Community is a word that seems to be on everyone’s fingers lately, and there’s a very good reason why.
Establishing community is your key to success.
It has worked for me as a teacher, a blogger, and a read-a-thon host. Belonging to a group satisfies the desire within us to connect with other like-minded, caring individuals. Community says, “You are valued. We are invested in you.” It stands in your corner. And we all need someone in our corner, fighting for us.
If establishing community could be broken down into a recipe, it would probably look something like this:
1. Be inclusively exclusive
It sounds a bit paradoxical, doesn’t it? That’s kind of how I do things around here, but I promise it will make sense in about 60 seconds. You must have some level of exclusivity, otherwise there is no point in joining. Obviously. But your community shouldn’t be so exclusive that people avoid it because they feel they will never be able to break into it. The more in-crowd/popular-only feel you create, the less it will appear inclusive to non-members wanting in.
2. Make everyone feel at home
At home, you feel safe and comfortable. A successful space is one that welcomes all opinions without judgment. Disagree, agree, laugh, cry, make a fool of yourself, bask in your accomplishments: it should all be accepted and encouraged. When people feel comfortable, they will engage and flourish. A group whose members don’t interact with each other is no community. The engagement level is a measure of success—and makes the community a desirable one.
3. Invest in the success of your people
Simply put: when you invest in the success of your community members, they will invest in you. But you also must invest in the success of your group members for the sake of their success—not yours. People are smart, and they are intuitive. If you’re in it for yourself, they will know. If you are genuinely invested in your people, it will show. It’s something that you can’t really quantify, but you will see it in successful groups: people want to be part of it.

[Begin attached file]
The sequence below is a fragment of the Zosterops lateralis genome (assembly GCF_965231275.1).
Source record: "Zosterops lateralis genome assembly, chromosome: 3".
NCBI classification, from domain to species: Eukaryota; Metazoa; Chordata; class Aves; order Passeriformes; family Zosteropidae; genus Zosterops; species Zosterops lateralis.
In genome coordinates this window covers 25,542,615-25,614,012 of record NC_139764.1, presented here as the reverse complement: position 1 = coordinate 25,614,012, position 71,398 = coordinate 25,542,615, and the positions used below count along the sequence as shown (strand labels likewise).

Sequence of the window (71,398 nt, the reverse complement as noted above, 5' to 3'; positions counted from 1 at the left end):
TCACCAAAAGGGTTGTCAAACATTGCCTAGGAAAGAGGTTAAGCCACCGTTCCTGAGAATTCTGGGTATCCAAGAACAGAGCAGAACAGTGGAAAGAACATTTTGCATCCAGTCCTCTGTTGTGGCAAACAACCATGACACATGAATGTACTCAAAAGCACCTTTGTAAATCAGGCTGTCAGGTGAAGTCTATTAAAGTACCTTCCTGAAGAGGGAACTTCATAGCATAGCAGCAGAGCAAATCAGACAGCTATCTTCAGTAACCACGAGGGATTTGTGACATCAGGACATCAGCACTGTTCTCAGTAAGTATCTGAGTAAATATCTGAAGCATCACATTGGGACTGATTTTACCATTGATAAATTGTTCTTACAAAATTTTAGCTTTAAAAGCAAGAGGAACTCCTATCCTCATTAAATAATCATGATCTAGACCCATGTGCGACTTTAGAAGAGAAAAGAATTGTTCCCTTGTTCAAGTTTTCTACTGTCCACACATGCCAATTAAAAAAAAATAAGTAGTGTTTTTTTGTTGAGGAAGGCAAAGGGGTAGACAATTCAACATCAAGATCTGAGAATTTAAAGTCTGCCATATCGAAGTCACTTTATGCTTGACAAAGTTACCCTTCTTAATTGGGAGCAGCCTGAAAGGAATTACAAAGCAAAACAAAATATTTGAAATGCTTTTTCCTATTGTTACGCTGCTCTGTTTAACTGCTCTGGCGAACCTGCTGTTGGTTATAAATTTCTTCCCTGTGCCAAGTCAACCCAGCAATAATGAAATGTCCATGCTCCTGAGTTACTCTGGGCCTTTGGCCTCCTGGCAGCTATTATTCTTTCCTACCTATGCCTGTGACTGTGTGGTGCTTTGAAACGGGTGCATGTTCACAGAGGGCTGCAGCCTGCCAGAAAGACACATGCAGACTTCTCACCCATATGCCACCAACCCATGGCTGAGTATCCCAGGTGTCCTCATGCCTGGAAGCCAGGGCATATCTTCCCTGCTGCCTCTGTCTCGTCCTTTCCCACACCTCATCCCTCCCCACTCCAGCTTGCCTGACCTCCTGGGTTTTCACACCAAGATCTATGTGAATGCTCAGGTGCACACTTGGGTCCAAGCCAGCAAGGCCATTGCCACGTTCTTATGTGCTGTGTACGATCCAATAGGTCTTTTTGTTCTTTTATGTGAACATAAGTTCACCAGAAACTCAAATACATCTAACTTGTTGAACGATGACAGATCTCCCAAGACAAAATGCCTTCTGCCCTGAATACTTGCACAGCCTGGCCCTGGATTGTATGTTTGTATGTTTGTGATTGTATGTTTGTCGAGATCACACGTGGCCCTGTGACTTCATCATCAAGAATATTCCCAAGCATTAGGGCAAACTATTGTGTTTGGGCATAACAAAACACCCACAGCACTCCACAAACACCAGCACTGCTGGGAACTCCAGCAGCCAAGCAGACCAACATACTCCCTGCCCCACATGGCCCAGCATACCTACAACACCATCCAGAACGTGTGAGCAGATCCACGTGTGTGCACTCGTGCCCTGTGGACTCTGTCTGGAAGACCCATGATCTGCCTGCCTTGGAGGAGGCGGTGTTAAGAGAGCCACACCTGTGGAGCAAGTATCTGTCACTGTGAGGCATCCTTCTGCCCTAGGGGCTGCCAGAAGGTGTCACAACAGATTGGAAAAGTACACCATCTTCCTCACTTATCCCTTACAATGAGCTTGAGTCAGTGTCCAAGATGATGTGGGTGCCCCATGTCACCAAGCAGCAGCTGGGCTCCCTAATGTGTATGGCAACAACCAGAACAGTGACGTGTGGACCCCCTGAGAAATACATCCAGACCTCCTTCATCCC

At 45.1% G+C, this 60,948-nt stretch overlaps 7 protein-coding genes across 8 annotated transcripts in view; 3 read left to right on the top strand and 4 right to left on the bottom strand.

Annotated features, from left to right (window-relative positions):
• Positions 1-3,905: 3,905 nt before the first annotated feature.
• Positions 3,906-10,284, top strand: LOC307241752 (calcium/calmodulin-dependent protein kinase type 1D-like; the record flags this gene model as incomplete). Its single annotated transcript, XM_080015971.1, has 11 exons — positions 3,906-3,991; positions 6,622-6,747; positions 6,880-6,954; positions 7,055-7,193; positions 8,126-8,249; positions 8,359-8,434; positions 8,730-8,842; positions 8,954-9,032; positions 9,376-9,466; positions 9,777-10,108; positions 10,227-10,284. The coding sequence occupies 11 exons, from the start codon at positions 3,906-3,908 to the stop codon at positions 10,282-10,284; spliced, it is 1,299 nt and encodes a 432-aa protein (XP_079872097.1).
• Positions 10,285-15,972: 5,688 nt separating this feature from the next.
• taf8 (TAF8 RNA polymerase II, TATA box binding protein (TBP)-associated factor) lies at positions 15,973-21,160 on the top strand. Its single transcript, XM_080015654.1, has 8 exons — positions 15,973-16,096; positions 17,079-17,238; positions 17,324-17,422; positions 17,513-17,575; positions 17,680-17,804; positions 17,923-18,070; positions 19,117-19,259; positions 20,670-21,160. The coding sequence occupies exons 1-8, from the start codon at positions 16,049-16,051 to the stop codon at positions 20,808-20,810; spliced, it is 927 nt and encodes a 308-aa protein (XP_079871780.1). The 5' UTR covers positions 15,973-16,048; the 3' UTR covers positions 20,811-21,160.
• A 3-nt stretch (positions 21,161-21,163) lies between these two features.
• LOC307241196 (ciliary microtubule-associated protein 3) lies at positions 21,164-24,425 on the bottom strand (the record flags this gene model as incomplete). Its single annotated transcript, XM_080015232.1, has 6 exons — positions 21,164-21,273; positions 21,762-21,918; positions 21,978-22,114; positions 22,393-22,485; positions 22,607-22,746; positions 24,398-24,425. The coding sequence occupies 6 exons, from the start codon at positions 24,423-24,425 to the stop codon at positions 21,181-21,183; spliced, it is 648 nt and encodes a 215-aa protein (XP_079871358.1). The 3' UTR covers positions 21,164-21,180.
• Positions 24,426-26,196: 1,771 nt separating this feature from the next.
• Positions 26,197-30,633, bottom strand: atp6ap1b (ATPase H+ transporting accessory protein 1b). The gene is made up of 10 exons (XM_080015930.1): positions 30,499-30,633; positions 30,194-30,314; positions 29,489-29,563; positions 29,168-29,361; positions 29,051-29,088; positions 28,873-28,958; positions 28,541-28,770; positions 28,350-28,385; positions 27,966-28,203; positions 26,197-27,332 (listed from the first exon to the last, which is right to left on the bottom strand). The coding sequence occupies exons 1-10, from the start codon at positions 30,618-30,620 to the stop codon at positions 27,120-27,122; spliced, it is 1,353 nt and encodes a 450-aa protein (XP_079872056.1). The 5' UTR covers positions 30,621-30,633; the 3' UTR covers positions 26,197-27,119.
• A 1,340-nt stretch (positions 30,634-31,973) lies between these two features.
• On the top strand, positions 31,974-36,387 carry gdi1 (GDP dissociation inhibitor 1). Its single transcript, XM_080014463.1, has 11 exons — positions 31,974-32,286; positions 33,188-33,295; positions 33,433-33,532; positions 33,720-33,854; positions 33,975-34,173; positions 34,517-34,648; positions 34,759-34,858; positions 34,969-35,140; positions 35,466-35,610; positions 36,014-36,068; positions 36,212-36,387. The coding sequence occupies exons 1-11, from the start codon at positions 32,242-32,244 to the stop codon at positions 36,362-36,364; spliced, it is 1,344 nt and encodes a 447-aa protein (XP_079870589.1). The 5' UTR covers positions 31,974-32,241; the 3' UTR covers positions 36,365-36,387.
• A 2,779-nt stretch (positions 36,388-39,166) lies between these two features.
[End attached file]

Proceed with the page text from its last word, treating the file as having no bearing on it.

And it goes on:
4. Stay positive
The Internet somehow makes it easy to focus on the negative: the things that go wrong, the things that anger you, the things that sadden you. Learn how to rise above the negativity and your community will flourish. That’s not to say all negative situations should be avoided; on the contrary, finding practical and applicable lessons to negative situations can foster better communication. In and outside of your community. Focusing on the positives makes your group more attractive and more likely to retain its members.
And here’s my secret: community is wherever you are.
It’s is on Twitter. Or Facebook. Or your blog. It is anywhere you stop to interact with people you enjoy interacting with. The best thing you can do is create community wherever you go.